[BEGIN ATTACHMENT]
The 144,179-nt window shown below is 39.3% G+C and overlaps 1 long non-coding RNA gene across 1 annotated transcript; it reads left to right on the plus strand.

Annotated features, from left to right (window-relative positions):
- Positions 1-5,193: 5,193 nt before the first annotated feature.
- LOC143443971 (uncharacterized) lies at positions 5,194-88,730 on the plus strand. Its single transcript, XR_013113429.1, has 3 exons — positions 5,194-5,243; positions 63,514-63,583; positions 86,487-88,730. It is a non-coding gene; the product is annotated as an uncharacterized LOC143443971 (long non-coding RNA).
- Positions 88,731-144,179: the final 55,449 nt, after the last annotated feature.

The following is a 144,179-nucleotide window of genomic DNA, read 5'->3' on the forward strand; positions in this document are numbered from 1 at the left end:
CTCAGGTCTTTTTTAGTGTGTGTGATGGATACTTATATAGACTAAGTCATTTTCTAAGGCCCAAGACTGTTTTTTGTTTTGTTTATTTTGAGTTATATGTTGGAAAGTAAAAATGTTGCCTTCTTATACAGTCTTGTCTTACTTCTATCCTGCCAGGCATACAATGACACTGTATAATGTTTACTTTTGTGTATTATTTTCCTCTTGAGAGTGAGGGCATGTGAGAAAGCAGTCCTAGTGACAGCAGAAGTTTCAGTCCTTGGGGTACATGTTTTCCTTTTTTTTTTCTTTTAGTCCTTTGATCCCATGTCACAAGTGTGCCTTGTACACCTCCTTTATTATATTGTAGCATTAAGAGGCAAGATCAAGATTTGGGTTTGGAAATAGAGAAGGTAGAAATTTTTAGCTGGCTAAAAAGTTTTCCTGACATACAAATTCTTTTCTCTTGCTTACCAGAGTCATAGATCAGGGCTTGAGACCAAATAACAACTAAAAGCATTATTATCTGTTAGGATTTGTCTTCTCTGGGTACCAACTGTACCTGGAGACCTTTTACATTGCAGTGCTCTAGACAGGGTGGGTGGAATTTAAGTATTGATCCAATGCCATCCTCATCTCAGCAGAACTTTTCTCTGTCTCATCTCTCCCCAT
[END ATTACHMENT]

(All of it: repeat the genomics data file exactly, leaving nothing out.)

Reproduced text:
The 144,179-nt window shown below is 39.3% G+C and overlaps 1 long non-coding RNA gene across 1 annotated transcript; it reads left to right on the plus strand.

Annotated features, from left to right (window-relative positions):
- Positions 1-5,193: 5,193 nt before the first annotated feature.
- LOC143443971 (uncharacterized) lies at positions 5,194-88,730 on the plus strand. Its single transcript, XR_013113429.1, has 3 exons — positions 5,194-5,243; positions 63,514-63,583; positions 86,487-88,730. It is a non-coding gene; the product is annotated as an uncharacterized LOC143443971 (long non-coding RNA).
- Positions 88,731-144,179: the final 55,449 nt, after the last annotated feature.

The following is a 144,179-nucleotide window of genomic DNA, read 5'->3' on the forward strand; positions in this document are numbered from 1 at the left end:
CTCAGGTCTTTTTTAGTGTGTGTGATGGATACTTATATAGACTAAGTCATTTTCTAAGGCCCAAGACTGTTTTTTGTTTTGTTTATTTTGAGTTATATGTTGGAAAGTAAAAATGTTGCCTTCTTATACAGTCTTGTCTTACTTCTATCCTGCCAGGCATACAATGACACTGTATAATGTTTACTTTTGTGTATTATTTTCCTCTTGAGAGTGAGGGCATGTGAGAAAGCAGTCCTAGTGACAGCAGAAGTTTCAGTCCTTGGGGTACATGTTTTCCTTTTTTTTTTCTTTTAGTCCTTTGATCCCATGTCACAAGTGTGCCTTGTACACCTCCTTTATTATATTGTAGCATTAAGAGGCAAGATCAAGATTTGGGTTTGGAAATAGAGAAGGTAGAAATTTTTAGCTGGCTAAAAAGTTTTCCTGACATACAAATTCTTTTCTCTTGCTTACCAGAGTCATAGATCAGGGCTTGAGACCAAATAACAACTAAAAGCATTATTATCTGTTAGGATTTGTCTTCTCTGGGTACCAACTGTACCTGGAGACCTTTTACATTGCAGTGCTCTAGACAGGGTGGGTGGAATTTAAGTATTGATCCAATGCCATCCTCATCTCAGCAGAACTTTTCTCTGTCTCATCTCTCCCCAT